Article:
Designers Jonathan Glatt and Sara Ossana of O&G Studio met over ten years ago as graduate students at RISD, where Jonathan studied jewelry and metal fabrication and Sara studied interior architecture and theatrical set design. Their combined backgrounds allow them to blend intricate detailing and experimentation with scale and proportion to bring traditional motifs into the 21st century. This sensibility is showcased and sold at House&Hold with other like-minded designers. The duo, who has an affinity for old things, look towards the wisdom and inventiveness of traditional American design traditions for inspiration. They feel strongly that furniture should be collectible, meaning relevant and fresh now, yet will last for a lifetime and be passed down for generations. They currently work out of a 3,500sf combined studio and workshop space in the East Bay area of Rhode Island, an influence that’s apparent in their Friday Five inspirations.
1. Samuel Gragg’s Elastic Armchair
We love objects that defy time. In 1808, Gragg designed and patented what is considered one of the most innovative chairs in American history. The light, flexible steam-bent wood construction was revolutionary for its time and remains so today. Gragg predates his European counterpart, Michael Thonet, by almost 50 years.
Photo by Jonathan Glatt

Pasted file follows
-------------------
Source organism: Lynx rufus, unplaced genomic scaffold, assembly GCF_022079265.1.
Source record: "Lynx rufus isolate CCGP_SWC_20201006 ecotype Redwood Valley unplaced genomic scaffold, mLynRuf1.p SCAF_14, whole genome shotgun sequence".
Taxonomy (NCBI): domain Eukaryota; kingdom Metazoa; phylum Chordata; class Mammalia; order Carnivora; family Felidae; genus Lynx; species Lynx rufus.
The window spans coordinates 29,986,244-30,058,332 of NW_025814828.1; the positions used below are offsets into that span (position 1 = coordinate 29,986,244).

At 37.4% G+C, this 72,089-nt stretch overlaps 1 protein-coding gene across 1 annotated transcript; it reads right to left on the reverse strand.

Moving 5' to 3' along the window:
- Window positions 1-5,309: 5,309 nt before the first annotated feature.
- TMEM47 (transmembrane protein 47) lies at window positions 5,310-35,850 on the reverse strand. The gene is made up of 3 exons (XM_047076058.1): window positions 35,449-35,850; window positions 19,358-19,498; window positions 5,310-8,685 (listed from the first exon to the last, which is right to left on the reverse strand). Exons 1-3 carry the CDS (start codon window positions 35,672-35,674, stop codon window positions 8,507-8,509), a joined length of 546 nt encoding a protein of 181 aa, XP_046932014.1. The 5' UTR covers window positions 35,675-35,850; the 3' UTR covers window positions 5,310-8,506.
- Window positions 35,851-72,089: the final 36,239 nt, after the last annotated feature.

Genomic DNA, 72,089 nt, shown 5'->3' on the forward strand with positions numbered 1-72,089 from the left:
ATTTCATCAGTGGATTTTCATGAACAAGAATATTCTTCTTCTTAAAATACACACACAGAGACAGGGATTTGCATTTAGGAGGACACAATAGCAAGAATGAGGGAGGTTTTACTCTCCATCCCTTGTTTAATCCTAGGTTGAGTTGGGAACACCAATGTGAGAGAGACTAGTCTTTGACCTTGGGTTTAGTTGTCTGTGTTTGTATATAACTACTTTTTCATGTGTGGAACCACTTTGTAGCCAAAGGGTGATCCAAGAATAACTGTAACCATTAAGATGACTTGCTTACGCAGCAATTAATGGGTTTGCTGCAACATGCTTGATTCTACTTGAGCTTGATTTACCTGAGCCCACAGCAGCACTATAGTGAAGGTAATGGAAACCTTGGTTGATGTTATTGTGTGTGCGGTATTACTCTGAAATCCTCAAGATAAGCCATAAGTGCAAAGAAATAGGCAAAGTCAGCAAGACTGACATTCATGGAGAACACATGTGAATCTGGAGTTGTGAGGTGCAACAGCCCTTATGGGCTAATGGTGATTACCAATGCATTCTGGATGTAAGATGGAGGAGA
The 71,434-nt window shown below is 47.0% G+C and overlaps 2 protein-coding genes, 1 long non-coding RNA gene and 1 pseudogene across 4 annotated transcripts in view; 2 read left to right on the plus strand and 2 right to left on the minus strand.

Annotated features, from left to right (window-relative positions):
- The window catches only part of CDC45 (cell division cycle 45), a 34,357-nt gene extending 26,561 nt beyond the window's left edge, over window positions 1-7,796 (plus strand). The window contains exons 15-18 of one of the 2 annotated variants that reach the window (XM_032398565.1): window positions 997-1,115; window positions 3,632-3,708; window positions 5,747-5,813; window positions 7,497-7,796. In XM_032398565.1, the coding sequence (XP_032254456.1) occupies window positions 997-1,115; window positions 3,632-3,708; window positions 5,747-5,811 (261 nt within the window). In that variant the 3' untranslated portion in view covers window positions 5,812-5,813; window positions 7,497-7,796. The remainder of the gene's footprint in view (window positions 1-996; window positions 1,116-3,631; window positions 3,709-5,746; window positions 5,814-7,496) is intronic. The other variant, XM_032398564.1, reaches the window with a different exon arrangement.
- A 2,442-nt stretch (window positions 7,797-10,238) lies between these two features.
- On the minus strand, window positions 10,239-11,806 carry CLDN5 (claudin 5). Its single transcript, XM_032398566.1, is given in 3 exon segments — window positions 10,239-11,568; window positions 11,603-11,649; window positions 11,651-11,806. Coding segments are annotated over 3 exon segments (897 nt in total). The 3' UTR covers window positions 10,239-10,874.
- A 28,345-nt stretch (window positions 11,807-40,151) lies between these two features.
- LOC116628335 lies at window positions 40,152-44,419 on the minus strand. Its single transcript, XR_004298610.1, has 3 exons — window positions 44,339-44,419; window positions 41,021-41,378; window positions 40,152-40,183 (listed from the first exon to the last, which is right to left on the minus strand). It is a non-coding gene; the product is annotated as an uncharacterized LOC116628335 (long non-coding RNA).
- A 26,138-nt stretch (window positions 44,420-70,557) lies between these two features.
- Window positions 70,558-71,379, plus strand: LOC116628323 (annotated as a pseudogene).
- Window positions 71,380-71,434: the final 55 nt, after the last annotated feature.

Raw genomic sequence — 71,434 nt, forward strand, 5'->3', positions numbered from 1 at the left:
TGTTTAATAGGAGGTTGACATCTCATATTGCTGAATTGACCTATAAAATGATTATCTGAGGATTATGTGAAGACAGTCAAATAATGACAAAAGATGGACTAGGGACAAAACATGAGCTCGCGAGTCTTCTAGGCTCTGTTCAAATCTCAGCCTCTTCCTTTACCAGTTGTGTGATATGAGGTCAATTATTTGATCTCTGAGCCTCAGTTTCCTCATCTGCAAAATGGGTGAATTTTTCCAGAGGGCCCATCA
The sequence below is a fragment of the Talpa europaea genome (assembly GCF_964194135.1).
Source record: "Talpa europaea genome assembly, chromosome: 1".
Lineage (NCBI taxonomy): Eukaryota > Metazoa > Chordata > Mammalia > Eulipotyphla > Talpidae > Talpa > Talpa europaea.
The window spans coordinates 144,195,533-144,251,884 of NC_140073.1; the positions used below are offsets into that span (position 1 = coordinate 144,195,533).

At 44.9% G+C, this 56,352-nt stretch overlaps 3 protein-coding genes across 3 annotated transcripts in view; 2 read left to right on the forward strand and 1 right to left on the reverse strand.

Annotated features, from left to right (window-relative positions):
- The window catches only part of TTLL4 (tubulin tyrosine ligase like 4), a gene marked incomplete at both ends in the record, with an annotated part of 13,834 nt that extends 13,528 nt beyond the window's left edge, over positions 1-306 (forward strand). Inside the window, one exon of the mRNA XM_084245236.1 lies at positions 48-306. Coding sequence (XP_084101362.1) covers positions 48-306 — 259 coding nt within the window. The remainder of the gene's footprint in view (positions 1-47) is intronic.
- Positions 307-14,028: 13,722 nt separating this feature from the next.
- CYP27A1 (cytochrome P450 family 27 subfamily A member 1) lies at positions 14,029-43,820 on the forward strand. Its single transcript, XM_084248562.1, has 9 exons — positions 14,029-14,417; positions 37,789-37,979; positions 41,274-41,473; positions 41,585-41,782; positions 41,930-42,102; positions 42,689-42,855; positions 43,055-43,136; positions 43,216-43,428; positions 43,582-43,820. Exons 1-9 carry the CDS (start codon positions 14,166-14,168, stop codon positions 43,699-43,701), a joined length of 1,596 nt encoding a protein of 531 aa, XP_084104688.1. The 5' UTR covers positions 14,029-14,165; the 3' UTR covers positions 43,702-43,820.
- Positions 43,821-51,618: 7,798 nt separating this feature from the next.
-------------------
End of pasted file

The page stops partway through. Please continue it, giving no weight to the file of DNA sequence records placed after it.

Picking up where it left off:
2. Vintage Raleigh Sports Bicycle
This bike has amazing and effortless looking design and engineering. It’s not until you take one apart that you see just how much thought went into the design. And, it is still fun to ride.
3. Rhode Island Oysters
We love oysters, particularly Rhode Island varieties, such as Matunuck, Salt Pond, and Poppasquash. Known for their briny but sweet finish, a result of higher salinity in our waters, Rhode Island has a storied history of high-quality oysters. In season almost year round due to the perfect micro-climate sandwiched between regions that freeze in the winter, aquaculture in Rhode Island has grown substantially in the past five years. Keep an eye out for many more selections to come as newer farmers begin to enter the market.
4. Olafur Eliasson
A Danish-Icelandic installation artist (b. 1967) Eliasson is best known for his New York City Waterfalls and The Weather Project at the Tate Modern in London. Eliasson creates immersive environments that stretch the imagination and challenge what it means to truly ‘see’ the world around you.
SWEETTRADE designs beautifully handmade, nautical inspired accessories and leather goods. Sharing our common love for the ocean, the unique and whimsical pieces have that perfect blend of fine craftsmanship and utilitarian inspired detailing that last a lifetime.